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The True Story of Oppenheimer’s First Love, Jean Tatlock, And How She Shaped His Views
Actress Florence Pugh plays the woman J. Robert Oppenheimer couldn't forget, Jean Tatlock. What was their real story?
In Christopher Nolan's Oppenheimer, two women are shown as having the most impact on J. Robert Oppenheimer's life: his wife, Kitty (Emily Blunt), and his lover, Jean Tatlock (Florence Pugh). The former gets the majority of screen time in the film as they were married for 27 years and had two children together. But the enigmatic presentation of Oppenheimer's emotional and physical affair with Tatlock implies, quite rightly, that she remained a towering figure in his private life.
As documented in the Pulitzer Prize-winning book upon which the film is primarily based, American Prometheus: The Triumph and Tragedy of J. Robert Oppenheimer by Kai Bird and Martin J. Sherwin, Tatlock was 10-years younger than Oppenheimer but she has a huge influence on his evolving empathetic view of the world, his interest in the idealistic tenets of communism, and his heart. Both suffered from depression and both were extremely well-educated by some of the most celebrated universities in America; they had a lot in common, but ultimately their timing was never right.
The True Story of J. Robert Oppenheimer's Affair with Jean Tatlock
How They Met
In the film, Jean and Robert meet at a fundraising party thrown by his landlady, Mary Ellen Washburn, who was a member of the Communist Party. At the time, Tatlock was a graduate psychiatry student at Stanford Medical School and a dedicated member of the Communist Party. Oppenheimer was a professor of physics at Berkeley. In Robert's written testimony to the General Manager of United States Atomic Energy Commission for his 1954 security clearance review panel, he says they began dating in the autumn after that party and were very close. He admitted, "We were at least twice close enough to marriage to think of ourselves as engaged."
But their romance was also tempestuous. In the film and in American Prometheus, Tatlock is portrayed as being mercurial with Robert. She often rejected his more romantic tendencies, such as when he brought her flowers that she threw away, which is featured in a scene in the film and confirmed in the book. However, there was far more to her behavior rather than what might be interpreted as being fickle. Tatlock was diagnosed with severe clinical depression that she actively sought treatment for at Mount Zion Hospital in San Francisco. In her personal correspondence with a friend, she also questioned her own sexuality. At the time, homosexuality was not an accepted lifestyle and was considered a pathology in her chosen field of study, psychiatry. That conflict is often cited as one of the core conflicts in Tatlock's life that furthered her depression.
A Brief Affair
By all accounts, including his own, Oppenheimer was in love with Jean. But she did not accept his proposals to marry, despite their passionate affair. They were together from 1936 to 1941, including several months after Oppenheimer married Kitty Harrison in November 1940, as it was documented that they spent New Years Eve together. While he says they saw one another rarely from '39 to Jean's death in '44, his actual testimony in 1954 confirmed they reunited during one of his business trips away from Los Alamos.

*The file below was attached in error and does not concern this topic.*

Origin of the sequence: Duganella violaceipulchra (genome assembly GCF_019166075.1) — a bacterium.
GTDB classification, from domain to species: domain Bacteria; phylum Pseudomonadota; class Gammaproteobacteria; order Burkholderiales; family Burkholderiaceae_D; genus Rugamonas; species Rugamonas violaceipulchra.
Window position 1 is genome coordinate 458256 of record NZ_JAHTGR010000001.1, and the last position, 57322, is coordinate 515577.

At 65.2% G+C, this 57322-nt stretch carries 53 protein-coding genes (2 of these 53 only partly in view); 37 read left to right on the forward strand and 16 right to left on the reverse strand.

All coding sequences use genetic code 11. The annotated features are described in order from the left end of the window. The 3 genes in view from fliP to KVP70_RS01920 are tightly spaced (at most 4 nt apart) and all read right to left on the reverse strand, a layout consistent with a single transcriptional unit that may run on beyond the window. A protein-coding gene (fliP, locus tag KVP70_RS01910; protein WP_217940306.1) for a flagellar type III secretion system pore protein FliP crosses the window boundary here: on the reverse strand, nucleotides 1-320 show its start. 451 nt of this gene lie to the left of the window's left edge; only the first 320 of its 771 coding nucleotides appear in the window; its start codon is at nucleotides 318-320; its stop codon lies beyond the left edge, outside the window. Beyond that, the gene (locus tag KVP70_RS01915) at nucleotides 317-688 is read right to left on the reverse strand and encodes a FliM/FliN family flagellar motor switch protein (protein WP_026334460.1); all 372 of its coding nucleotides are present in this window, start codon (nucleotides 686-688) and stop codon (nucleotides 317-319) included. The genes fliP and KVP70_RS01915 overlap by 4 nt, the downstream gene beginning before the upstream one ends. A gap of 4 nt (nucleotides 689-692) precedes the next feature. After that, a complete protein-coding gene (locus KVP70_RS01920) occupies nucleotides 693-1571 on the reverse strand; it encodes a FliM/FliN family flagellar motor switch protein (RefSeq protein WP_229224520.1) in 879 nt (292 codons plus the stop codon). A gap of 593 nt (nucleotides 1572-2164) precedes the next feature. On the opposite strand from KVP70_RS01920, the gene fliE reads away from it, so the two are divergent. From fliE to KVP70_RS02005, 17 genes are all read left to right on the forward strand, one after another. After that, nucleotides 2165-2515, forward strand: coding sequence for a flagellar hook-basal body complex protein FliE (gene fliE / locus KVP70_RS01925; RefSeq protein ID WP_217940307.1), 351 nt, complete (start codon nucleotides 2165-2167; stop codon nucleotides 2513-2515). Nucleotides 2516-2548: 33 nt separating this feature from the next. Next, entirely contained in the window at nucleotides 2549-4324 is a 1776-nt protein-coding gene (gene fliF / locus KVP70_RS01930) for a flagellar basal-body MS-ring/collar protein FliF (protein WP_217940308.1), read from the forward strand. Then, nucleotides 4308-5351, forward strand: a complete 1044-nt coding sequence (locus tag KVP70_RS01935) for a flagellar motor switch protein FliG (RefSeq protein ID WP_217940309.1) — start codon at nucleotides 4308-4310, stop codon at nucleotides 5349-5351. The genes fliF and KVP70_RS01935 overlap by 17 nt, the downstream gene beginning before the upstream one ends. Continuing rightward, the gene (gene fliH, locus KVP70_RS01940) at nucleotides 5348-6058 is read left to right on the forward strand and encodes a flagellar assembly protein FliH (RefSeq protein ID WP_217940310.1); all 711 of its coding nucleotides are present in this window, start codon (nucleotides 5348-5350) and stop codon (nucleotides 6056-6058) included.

During a recruitment trip to Berkley, California, he was surveilled as meeting Tatlock in June of 1943; they went to dinner and then he stayed overnight at her apartment. That reunion was portrayed in the film as well, with Nolan framing the two as having an intimacy that was not reflected in his marriage to Kitty. After that night, the two did not connect again but Tatlock became an ongoing target of FBI surveillance because of her connection to Oppenheimer and her continued involvement with the Communist Party.
A Tragic End
In the film, Oppenheimer is told about Tatlock's suicide while deep into his work on the Manhattan Project in New Mexico. Despondent with grief, he disappears into the woods where Kitty finds him and he shares what happened.
In real life, Tatlock committed suicide at age 29 on January 4, 1944. She wasn't found until January 5, by her father. Doing an emergency wellness check, he entered her apartment and found her head submerged in the bathtub. She drowned and left an unsigned suicide note. In it she wrote: "I am disgusted with everything... To those who loved me and helped me, all love and courage. I wanted to live and to give and I got paralyzed somehow. I tried like hell to understand and couldn't... I think I would have been a liability all my life—at least I could take away the burden of a paralyzed soul from a fighting world."
Oppenheimer has attested that Tatlock opened his eyes to many social issues that he was not aware of due to his affluent upbringing. It was through her tutelage and participation in socialist pursuits that he came to also have sympathetic leanings and donated money to the Spanish Civil War. He also had a deep affinity for Jean as a scholar and a person, which is why he was so pulled to her throughout their brief affair, and after. As a doctor of psychiatry, Tatlock's intelligence and passion could have positioned her as a great in her field. Tragically, how she would have charted her own path in history as an academic, doctor, and potential political figure remains forever unknown.
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